# Mathematical Logic

This introduction to mathematical logic will focus on three interacting topics. First, computability. The main question here is which mathematical tasks can be accomplished by a "mechanical procedure", of the kind that could be implemented on a computer. Given a certain precise definition of 'mechanical procedure', one can prove that some important tasks cannot be solved by mechanical procedures thus defined.

The second topic is metatheory for first-order logic. In introductory logic one learns to use systems of propositional and predicate logic, such as truth tables and derivation systems. In mathematical logic, rather than doing proofs in the various systems of logic, we prove things about those systems of logic. One can prove, for example, that for any argument of propositional logic that is valid according to truth tables, there exists a derivation of that argument's conclusion from its premises.

The final topic is the metatheory of arithmetic, specifically, Gödel’s incompleteness theorems. This concerns the limitations of the axiomatic method as applied to arithmetic. The axiomatic method works as follows: a few arithmetic claims that seem certainly true are taken as axioms, and some patterns of inference that seem undeniably correct are taken as rules. We then derive theorems from the rules and axioms: a theorem is any claim that can be derived by a finite sequence of applications of rules to axioms and previously proved theorems. Gödel proved the startling result that truth in arithmetic cannot be completely captured by the axiomatic method: for any consistent (and “recursive”) set of axioms we choose, there will be true statements of arithmetic that are not theorems, and are thus beyond the reach of our chosen axioms.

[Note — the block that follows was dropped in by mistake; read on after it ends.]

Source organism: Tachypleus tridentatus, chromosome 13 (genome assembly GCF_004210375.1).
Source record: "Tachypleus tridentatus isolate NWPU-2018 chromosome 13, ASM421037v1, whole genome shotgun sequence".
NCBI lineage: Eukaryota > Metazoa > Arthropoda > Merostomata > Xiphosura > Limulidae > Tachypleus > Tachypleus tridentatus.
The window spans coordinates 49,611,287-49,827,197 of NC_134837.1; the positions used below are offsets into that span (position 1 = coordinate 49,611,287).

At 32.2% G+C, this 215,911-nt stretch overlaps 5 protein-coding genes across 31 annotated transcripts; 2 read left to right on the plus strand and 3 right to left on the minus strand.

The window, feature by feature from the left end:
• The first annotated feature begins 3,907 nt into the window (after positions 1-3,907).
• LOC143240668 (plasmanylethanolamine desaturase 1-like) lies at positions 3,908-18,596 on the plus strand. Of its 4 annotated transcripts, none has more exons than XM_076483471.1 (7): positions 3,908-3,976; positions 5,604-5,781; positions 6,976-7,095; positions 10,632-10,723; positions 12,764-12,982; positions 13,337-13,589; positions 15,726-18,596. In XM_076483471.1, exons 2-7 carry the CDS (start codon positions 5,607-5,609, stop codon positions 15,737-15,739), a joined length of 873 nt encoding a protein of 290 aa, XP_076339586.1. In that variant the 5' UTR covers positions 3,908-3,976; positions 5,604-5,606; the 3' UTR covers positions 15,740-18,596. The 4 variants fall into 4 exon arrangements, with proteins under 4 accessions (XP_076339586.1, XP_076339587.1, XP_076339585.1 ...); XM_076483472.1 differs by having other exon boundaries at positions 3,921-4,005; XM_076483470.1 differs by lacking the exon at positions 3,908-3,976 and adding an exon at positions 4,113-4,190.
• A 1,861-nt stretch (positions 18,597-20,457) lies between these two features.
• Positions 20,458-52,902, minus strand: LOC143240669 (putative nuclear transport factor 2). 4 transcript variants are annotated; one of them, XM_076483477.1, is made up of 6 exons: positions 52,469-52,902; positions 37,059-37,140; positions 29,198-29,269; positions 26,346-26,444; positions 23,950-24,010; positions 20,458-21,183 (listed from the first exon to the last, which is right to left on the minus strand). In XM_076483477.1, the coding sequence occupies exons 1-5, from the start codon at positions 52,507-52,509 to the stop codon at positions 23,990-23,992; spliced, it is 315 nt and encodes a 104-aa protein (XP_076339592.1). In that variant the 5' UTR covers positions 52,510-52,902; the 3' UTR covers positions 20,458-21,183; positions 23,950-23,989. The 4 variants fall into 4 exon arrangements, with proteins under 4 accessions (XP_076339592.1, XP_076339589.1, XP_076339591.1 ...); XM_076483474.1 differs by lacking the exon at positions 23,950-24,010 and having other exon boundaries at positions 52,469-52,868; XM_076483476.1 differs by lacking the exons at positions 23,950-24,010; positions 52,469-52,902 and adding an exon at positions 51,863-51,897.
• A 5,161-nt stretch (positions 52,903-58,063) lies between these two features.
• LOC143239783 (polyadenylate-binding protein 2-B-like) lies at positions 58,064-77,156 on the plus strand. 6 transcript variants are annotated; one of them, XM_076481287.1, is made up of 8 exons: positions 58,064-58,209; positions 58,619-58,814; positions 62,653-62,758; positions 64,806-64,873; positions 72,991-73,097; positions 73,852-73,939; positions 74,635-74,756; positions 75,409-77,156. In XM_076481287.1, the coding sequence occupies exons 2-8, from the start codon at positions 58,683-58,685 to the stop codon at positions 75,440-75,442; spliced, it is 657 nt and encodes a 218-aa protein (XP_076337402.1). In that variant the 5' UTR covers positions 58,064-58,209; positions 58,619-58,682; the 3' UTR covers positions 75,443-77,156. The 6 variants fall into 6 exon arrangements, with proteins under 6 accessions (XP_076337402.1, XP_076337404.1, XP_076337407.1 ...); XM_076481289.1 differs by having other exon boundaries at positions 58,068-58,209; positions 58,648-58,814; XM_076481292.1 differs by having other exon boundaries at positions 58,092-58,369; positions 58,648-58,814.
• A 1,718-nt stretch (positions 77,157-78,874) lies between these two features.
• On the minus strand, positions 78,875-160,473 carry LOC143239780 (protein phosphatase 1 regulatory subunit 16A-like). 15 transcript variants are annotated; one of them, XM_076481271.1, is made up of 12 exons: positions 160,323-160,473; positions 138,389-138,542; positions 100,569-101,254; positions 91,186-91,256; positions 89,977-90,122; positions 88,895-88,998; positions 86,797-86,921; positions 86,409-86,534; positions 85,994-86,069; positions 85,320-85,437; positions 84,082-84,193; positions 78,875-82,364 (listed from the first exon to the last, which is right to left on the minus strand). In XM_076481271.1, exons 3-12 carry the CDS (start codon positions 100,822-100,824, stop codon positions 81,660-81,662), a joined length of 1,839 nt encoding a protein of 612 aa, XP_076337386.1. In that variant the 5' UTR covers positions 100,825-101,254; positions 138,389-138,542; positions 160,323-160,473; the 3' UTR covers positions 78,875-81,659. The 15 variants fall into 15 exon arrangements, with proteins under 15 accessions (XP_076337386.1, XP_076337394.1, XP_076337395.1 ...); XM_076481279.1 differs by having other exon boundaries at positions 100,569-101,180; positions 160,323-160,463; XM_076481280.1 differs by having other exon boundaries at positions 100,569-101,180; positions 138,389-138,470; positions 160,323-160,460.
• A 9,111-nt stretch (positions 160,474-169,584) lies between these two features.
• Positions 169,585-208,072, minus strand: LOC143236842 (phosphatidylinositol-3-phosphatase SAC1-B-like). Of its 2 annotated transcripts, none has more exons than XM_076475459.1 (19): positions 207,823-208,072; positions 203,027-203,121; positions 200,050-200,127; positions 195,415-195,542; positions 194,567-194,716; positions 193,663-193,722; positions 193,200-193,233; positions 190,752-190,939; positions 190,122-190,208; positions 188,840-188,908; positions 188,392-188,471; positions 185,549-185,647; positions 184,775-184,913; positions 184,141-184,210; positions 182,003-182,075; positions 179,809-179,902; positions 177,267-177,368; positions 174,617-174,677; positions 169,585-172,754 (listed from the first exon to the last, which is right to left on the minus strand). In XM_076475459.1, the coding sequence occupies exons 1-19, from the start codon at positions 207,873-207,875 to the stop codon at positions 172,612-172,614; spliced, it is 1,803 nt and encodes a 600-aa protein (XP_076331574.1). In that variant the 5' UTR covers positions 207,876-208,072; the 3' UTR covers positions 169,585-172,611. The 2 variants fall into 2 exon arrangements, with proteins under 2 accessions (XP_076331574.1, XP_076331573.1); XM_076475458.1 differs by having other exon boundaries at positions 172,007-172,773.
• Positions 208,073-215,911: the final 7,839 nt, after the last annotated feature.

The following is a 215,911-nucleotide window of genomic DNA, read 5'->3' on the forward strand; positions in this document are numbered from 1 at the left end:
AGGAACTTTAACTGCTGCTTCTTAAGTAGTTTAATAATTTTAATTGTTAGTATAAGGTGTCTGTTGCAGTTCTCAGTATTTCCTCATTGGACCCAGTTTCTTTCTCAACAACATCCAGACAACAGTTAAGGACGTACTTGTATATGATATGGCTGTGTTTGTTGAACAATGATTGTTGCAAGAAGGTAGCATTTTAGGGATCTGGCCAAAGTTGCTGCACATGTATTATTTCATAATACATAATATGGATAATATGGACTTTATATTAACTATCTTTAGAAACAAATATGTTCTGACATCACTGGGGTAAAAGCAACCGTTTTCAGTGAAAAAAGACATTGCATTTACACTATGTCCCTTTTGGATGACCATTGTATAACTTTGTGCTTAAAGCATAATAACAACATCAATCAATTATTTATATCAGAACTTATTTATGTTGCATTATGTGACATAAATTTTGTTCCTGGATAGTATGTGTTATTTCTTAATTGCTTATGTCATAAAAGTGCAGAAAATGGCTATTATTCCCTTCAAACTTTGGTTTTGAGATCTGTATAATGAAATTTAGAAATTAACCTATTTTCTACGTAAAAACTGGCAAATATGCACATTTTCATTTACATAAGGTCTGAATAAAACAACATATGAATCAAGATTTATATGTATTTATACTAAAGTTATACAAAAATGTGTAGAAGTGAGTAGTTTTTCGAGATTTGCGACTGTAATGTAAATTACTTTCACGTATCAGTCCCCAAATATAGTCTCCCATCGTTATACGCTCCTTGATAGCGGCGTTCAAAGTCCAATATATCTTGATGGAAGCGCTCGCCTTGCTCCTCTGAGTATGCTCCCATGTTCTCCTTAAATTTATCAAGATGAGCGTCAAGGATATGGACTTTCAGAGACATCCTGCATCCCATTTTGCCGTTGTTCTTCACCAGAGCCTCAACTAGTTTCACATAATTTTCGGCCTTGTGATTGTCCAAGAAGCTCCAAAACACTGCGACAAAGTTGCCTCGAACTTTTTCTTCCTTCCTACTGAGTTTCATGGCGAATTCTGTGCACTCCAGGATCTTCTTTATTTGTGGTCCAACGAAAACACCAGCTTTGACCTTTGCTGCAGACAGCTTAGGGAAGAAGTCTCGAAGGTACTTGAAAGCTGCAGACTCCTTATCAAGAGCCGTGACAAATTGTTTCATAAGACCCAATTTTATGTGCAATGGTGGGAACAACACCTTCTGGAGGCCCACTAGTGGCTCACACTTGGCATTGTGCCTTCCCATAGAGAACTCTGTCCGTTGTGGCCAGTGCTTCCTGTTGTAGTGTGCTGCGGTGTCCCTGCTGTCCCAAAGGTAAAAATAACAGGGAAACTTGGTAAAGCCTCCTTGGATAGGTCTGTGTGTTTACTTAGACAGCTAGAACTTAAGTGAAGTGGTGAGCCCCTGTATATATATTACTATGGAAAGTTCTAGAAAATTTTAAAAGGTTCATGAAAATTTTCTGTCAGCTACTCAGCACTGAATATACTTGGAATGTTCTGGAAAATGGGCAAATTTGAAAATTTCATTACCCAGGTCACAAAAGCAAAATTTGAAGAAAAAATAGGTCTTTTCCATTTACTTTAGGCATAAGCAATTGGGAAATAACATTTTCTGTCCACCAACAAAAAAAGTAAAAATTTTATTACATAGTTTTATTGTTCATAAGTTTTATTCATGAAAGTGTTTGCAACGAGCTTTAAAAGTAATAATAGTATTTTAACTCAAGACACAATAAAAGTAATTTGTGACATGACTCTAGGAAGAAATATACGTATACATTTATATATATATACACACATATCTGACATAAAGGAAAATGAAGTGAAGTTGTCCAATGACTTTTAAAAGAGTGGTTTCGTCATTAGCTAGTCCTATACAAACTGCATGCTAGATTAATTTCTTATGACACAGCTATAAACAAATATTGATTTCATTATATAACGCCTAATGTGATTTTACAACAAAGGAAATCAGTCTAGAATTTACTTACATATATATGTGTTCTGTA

This course is reasonably difficult. It isn't hard computationally (you won’t have to use a calculator), but you must master difficult, abstract proofs, and produce some of your own.

## Text

Required: George Boolos and Richard Jeffrey, Computability and Logic, 3rd ed. (Cambridge: 1989). We will doing chapters 1-15, in order, skipping chapters 4, 8, 13, and parts of 14. If we have time we'll do parts of some later chapters. Recommended: Gödel's Proof, by Ernest Nagel and James R. Newman.